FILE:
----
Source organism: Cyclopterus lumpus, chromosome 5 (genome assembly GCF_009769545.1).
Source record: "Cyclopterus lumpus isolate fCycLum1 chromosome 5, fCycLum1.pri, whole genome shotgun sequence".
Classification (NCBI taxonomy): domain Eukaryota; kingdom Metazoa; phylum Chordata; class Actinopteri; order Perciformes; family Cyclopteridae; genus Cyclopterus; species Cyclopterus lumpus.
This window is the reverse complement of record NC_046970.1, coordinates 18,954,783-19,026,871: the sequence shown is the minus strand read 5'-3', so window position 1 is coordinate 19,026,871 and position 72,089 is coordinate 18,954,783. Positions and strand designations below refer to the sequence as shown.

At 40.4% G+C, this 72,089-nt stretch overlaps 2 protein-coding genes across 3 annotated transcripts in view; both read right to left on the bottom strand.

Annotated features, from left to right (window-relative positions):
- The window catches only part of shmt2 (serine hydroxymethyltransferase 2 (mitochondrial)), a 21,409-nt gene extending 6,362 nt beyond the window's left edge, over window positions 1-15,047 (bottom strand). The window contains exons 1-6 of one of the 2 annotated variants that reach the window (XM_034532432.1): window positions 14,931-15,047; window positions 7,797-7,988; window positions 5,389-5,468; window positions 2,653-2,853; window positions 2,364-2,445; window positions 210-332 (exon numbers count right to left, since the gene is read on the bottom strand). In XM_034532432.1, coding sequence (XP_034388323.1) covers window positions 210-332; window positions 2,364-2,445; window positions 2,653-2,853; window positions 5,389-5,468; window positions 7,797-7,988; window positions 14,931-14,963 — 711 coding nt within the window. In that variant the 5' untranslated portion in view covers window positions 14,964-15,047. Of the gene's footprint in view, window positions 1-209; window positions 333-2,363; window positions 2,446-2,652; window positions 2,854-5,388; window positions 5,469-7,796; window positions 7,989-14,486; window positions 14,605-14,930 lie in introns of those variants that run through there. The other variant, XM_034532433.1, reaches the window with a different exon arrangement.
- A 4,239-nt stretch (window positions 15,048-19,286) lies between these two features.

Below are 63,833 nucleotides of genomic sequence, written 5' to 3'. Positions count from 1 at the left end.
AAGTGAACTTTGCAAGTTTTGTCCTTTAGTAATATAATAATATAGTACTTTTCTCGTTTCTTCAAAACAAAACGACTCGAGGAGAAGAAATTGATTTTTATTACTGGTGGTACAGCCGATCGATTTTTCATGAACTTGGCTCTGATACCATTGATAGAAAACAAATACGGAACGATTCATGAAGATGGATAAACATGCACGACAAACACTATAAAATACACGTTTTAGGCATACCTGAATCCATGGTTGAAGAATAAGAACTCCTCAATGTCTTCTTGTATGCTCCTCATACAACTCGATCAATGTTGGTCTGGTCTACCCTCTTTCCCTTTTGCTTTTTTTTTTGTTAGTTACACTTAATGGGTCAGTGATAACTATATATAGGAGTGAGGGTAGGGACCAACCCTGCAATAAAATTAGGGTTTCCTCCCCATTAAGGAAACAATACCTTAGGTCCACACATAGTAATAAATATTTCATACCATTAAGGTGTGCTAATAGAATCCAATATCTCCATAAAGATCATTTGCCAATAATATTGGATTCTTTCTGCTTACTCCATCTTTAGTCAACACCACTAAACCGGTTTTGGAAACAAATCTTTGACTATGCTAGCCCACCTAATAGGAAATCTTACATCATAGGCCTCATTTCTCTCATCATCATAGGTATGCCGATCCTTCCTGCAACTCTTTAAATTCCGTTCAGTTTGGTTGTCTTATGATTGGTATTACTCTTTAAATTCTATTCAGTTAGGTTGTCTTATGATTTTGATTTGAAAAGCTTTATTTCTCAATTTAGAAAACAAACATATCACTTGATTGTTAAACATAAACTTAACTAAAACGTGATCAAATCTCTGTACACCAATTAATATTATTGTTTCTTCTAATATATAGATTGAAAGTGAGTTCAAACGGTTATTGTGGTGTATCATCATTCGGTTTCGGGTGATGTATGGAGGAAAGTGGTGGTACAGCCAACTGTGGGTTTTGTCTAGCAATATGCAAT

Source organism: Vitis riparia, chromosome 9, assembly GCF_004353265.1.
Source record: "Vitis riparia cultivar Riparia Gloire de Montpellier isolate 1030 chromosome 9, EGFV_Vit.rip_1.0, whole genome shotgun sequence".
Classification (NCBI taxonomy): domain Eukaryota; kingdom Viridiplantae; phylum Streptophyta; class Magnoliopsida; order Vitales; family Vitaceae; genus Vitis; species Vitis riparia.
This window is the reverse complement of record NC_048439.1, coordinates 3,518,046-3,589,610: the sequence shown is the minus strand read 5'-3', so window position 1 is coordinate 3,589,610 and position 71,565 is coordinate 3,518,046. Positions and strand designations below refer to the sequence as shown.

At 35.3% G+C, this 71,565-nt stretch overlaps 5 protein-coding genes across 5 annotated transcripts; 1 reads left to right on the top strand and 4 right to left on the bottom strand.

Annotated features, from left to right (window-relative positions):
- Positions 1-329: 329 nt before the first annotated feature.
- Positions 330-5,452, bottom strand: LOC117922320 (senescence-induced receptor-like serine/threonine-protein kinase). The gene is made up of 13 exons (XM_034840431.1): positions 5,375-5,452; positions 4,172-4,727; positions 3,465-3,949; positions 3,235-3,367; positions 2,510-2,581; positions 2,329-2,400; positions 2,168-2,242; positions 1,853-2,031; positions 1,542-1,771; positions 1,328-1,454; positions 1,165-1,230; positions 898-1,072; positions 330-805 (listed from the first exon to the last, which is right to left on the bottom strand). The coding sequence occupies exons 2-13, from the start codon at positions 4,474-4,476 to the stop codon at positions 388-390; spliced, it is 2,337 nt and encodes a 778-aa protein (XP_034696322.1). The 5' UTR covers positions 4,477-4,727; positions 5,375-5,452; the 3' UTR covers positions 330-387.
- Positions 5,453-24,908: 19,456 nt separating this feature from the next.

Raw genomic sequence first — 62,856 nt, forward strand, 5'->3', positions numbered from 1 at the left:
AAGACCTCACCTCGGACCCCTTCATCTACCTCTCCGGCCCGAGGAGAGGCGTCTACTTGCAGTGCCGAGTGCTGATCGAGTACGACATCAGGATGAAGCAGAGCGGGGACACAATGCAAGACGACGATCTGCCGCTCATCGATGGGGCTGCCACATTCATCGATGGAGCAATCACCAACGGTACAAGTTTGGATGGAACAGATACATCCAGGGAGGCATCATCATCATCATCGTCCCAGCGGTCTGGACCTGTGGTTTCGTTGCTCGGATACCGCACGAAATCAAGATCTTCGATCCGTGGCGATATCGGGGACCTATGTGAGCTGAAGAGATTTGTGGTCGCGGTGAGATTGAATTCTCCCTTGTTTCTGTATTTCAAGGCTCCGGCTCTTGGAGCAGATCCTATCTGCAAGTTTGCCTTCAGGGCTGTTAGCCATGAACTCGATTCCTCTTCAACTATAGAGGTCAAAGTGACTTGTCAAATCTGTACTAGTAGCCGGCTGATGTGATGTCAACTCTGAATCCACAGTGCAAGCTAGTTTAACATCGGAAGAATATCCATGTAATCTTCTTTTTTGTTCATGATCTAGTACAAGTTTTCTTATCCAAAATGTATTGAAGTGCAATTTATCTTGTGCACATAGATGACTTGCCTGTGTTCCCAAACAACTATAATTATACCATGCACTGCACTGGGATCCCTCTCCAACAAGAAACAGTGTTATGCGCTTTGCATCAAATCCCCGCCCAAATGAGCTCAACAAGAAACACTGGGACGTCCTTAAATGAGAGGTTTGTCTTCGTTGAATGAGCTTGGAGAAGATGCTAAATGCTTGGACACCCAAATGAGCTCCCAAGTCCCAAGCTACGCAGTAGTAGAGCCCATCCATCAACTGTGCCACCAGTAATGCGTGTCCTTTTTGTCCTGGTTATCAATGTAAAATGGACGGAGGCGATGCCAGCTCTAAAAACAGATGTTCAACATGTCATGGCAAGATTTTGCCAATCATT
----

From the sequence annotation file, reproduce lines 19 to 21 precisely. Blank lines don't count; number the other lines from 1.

- Positions 5,453-24,908: 19,456 nt separating this feature from the next.

Raw genomic sequence first — 62,856 nt, forward strand, 5'->3', positions numbered from 1 at the left:
AAGACCTCACCTCGGACCCCTTCATCTACCTCTCCGGCCCGAGGAGAGGCGTCTACTTGCAGTGCCGAGTGCTGATCGAGTACGACATCAGGATGAAGCAGAGCGGGGACACAATGCAAGACGACGATCTGCCGCTCATCGATGGGGCTGCCACATTCATCGATGGAGCAATCACCAACGGTACAAGTTTGGATGGAACAGATACATCCAGGGAGGCATCATCATCATCATCGTCCCAGCGGTCTGGACCTGTGGTTTCGTTGCTCGGATACCGCACGAAATCAAGATCTTCGATCCGTGGCGATATCGGGGACCTATGTGAGCTGAAGAGATTTGTGGTCGCGGTGAGATTGAATTCTCCCTTGTTTCTGTATTTCAAGGCTCCGGCTCTTGGAGCAGATCCTATCTGCAAGTTTGCCTTCAGGGCTGTTAGCCATGAACTCGATTCCTCTTCAACTATAGAGGTCAAAGTGACTTGTCAAATCTGTACTAGTAGCCGGCTGATGTGATGTCAACTCTGAATCCACAGTGCAAGCTAGTTTAACATCGGAAGAATATCCATGTAATCTTCTTTTTTGTTCATGATCTAGTACAAGTTTTCTTATCCAAAATGTATTGAAGTGCAATTTATCTTGTGCACATAGATGACTTGCCTGTGTTCCCAAACAACTATAATTATACCATGCACTGCACTGGGATCCCTCTCCAACAAGAAACAGTGTTATGCGCTTTGCATCAAATCCCCGCCCAAATGAGCTCAACAAGAAACACTGGGACGTCCTTAAATGAGAGGTTTGTCTTCGTTGAATGAGCTTGGAGAAGATGCTAAATGCTTGGACACCCAAATGAGCTCCCAAGTCCCAAGCTACGCAGTAGTAGAGCCCATCCATCAACTGTGCCACCAGTAATGCGTGTCCTTTTTGTCCTGGTTATCAATGTAAAATGGACGGAGGCGATGCCAGCTCTAAAAACAGATGTTCAACATGTCATGGCAAGATTTTGCCAATCATT